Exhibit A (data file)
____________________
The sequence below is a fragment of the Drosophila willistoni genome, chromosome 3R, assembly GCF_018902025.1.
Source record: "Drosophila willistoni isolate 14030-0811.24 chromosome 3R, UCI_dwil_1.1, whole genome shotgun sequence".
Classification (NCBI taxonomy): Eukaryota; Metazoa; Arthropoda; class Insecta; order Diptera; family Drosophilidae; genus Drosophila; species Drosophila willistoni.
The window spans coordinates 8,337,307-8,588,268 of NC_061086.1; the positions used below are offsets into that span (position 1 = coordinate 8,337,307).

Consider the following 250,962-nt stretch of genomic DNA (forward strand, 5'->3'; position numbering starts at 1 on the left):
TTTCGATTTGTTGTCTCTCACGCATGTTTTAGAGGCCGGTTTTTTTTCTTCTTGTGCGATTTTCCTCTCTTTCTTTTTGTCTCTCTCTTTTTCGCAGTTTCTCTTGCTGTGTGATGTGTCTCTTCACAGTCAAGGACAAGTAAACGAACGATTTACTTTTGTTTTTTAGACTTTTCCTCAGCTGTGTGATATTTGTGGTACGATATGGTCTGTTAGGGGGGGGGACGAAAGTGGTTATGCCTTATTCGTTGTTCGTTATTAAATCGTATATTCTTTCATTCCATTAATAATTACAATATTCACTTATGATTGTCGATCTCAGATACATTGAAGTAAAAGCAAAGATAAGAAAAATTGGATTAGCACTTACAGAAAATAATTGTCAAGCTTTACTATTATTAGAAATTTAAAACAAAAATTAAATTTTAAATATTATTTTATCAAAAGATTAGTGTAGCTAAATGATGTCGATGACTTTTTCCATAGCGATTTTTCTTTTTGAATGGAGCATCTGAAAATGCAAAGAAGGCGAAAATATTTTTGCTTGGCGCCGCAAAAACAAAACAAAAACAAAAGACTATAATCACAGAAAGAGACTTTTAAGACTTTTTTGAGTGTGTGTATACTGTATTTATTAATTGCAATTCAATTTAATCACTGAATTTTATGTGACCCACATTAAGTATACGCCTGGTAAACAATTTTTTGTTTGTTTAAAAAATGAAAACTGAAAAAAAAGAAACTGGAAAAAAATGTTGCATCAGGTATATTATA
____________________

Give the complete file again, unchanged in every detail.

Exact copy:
The sequence below is a fragment of the Drosophila willistoni genome, chromosome 3R, assembly GCF_018902025.1.
Source record: "Drosophila willistoni isolate 14030-0811.24 chromosome 3R, UCI_dwil_1.1, whole genome shotgun sequence".
Classification (NCBI taxonomy): Eukaryota; Metazoa; Arthropoda; class Insecta; order Diptera; family Drosophilidae; genus Drosophila; species Drosophila willistoni.
The window spans coordinates 8,337,307-8,588,268 of NC_061086.1; the positions used below are offsets into that span (position 1 = coordinate 8,337,307).

Consider the following 250,962-nt stretch of genomic DNA (forward strand, 5'->3'; position numbering starts at 1 on the left):
TTTCGATTTGTTGTCTCTCACGCATGTTTTAGAGGCCGGTTTTTTTTCTTCTTGTGCGATTTTCCTCTCTTTCTTTTTGTCTCTCTCTTTTTCGCAGTTTCTCTTGCTGTGTGATGTGTCTCTTCACAGTCAAGGACAAGTAAACGAACGATTTACTTTTGTTTTTTAGACTTTTCCTCAGCTGTGTGATATTTGTGGTACGATATGGTCTGTTAGGGGGGGGGACGAAAGTGGTTATGCCTTATTCGTTGTTCGTTATTAAATCGTATATTCTTTCATTCCATTAATAATTACAATATTCACTTATGATTGTCGATCTCAGATACATTGAAGTAAAAGCAAAGATAAGAAAAATTGGATTAGCACTTACAGAAAATAATTGTCAAGCTTTACTATTATTAGAAATTTAAAACAAAAATTAAATTTTAAATATTATTTTATCAAAAGATTAGTGTAGCTAAATGATGTCGATGACTTTTTCCATAGCGATTTTTCTTTTTGAATGGAGCATCTGAAAATGCAAAGAAGGCGAAAATATTTTTGCTTGGCGCCGCAAAAACAAAACAAAAACAAAAGACTATAATCACAGAAAGAGACTTTTAAGACTTTTTTGAGTGTGTGTATACTGTATTTATTAATTGCAATTCAATTTAATCACTGAATTTTATGTGACCCACATTAAGTATACGCCTGGTAAACAATTTTTTGTTTGTTTAAAAAATGAAAACTGAAAAAAAAGAAACTGGAAAAAAATGTTGCATCAGGTATATTATA